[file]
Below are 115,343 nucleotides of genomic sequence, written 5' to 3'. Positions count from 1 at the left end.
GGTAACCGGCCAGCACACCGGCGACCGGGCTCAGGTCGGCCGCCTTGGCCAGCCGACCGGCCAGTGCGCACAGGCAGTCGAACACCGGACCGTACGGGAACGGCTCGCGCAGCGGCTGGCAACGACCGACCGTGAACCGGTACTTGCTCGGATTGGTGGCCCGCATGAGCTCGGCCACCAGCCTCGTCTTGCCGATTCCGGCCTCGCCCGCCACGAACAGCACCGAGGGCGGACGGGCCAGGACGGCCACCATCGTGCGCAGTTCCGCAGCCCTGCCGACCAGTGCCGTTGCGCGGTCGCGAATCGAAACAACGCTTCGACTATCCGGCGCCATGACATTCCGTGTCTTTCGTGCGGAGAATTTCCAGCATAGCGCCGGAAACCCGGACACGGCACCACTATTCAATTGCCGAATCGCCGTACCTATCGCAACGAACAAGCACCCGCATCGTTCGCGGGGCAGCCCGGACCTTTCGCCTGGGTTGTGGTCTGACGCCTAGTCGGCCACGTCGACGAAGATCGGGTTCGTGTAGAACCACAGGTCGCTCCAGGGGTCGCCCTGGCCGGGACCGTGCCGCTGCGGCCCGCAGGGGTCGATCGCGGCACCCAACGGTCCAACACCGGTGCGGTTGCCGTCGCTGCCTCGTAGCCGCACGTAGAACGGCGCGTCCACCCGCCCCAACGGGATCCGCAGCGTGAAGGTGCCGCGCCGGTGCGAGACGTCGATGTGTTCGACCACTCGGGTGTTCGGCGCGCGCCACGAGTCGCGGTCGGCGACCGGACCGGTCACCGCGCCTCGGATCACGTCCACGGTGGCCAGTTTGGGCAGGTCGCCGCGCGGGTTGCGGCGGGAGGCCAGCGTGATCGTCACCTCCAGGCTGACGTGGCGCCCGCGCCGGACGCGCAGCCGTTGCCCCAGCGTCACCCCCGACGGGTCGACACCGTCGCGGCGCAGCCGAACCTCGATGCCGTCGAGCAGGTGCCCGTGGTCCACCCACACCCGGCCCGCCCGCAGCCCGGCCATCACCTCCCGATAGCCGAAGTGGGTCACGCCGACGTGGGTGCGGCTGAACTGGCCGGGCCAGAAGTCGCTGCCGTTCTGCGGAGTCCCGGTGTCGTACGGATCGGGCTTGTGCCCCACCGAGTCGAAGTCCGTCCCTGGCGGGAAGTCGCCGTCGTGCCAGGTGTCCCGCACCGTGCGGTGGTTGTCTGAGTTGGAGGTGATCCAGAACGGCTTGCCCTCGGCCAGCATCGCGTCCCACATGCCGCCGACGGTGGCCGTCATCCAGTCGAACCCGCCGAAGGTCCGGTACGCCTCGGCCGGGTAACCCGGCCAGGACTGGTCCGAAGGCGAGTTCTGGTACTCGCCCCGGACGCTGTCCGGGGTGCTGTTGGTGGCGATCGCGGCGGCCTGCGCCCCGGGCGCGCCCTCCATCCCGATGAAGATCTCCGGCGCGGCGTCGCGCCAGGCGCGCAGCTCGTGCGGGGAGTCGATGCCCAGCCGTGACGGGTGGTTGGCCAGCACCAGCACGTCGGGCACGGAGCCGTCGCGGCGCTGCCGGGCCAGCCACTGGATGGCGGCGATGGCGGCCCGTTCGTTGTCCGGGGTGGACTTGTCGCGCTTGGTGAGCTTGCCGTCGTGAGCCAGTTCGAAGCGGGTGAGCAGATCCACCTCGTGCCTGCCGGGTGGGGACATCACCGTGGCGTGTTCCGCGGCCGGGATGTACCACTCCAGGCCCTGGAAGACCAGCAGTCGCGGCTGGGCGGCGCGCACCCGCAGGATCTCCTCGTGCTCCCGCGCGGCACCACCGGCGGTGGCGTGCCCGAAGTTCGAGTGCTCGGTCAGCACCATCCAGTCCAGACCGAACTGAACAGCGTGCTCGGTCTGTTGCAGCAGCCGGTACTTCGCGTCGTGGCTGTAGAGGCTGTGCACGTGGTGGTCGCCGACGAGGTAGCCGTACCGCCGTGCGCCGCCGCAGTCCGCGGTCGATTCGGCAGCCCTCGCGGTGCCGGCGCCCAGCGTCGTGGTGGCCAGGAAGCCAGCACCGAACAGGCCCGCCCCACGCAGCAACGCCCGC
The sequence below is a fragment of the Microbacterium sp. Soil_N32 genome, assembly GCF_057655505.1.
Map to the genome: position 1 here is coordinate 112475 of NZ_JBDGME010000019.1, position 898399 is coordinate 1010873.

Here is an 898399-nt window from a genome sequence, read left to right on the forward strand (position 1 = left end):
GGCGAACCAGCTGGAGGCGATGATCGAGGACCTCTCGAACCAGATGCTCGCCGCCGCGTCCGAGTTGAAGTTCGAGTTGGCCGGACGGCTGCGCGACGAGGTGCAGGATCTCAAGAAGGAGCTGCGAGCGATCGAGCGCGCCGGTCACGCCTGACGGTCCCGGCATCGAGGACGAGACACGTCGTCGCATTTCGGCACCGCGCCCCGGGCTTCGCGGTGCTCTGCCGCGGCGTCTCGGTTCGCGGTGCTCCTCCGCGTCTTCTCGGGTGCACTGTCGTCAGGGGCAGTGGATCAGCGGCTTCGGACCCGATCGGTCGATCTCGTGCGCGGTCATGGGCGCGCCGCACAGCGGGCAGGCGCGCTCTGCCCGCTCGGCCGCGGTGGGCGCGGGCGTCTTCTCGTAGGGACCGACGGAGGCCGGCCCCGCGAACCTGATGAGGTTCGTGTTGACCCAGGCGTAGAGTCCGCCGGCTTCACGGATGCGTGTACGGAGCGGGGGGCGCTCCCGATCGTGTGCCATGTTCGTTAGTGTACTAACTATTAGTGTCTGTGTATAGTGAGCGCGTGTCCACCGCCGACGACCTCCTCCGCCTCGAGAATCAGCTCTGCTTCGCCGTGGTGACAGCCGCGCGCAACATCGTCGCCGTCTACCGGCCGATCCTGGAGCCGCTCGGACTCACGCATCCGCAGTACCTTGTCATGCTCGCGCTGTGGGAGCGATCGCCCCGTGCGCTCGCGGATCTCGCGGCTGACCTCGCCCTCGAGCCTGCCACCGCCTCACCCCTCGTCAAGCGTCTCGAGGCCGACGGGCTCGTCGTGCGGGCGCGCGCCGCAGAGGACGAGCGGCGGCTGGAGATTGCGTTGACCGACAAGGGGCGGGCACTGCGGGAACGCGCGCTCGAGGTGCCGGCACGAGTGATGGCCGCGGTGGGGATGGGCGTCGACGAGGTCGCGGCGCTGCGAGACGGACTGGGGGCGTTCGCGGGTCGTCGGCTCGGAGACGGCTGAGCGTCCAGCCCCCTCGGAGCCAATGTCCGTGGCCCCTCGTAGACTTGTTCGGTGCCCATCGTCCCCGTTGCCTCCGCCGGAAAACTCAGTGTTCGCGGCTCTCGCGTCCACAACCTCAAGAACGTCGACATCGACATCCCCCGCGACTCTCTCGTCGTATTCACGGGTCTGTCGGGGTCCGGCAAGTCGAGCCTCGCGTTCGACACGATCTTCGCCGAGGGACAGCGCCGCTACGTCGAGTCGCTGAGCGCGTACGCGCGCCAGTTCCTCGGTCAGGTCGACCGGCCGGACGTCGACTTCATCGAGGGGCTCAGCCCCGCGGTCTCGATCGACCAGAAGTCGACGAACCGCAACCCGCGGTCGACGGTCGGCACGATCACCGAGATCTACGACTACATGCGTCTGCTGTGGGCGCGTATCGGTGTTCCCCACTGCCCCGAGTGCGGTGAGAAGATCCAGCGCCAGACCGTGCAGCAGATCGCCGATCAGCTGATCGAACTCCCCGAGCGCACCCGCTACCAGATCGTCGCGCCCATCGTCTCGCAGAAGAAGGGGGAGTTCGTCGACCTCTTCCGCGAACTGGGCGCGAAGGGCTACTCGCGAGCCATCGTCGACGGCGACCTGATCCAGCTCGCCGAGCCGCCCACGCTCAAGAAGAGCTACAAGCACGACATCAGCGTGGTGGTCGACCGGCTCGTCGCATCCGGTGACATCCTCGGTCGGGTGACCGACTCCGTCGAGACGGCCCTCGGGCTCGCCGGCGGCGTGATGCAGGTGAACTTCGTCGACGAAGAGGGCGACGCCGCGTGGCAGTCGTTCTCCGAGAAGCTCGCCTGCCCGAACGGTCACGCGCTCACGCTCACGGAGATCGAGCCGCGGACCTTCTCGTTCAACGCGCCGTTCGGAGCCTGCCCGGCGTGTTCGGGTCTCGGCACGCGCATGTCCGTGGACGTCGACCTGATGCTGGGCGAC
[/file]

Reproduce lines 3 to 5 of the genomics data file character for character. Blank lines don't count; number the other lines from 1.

The sequence below is a fragment of the Microbacterium sp. Soil_N32 genome, assembly GCF_057655505.1.
Map to the genome: position 1 here is coordinate 112475 of NZ_JBDGME010000019.1, position 898399 is coordinate 1010873.

Here is an 898399-nt window from a genome sequence, read left to right on the forward strand (position 1 = left end):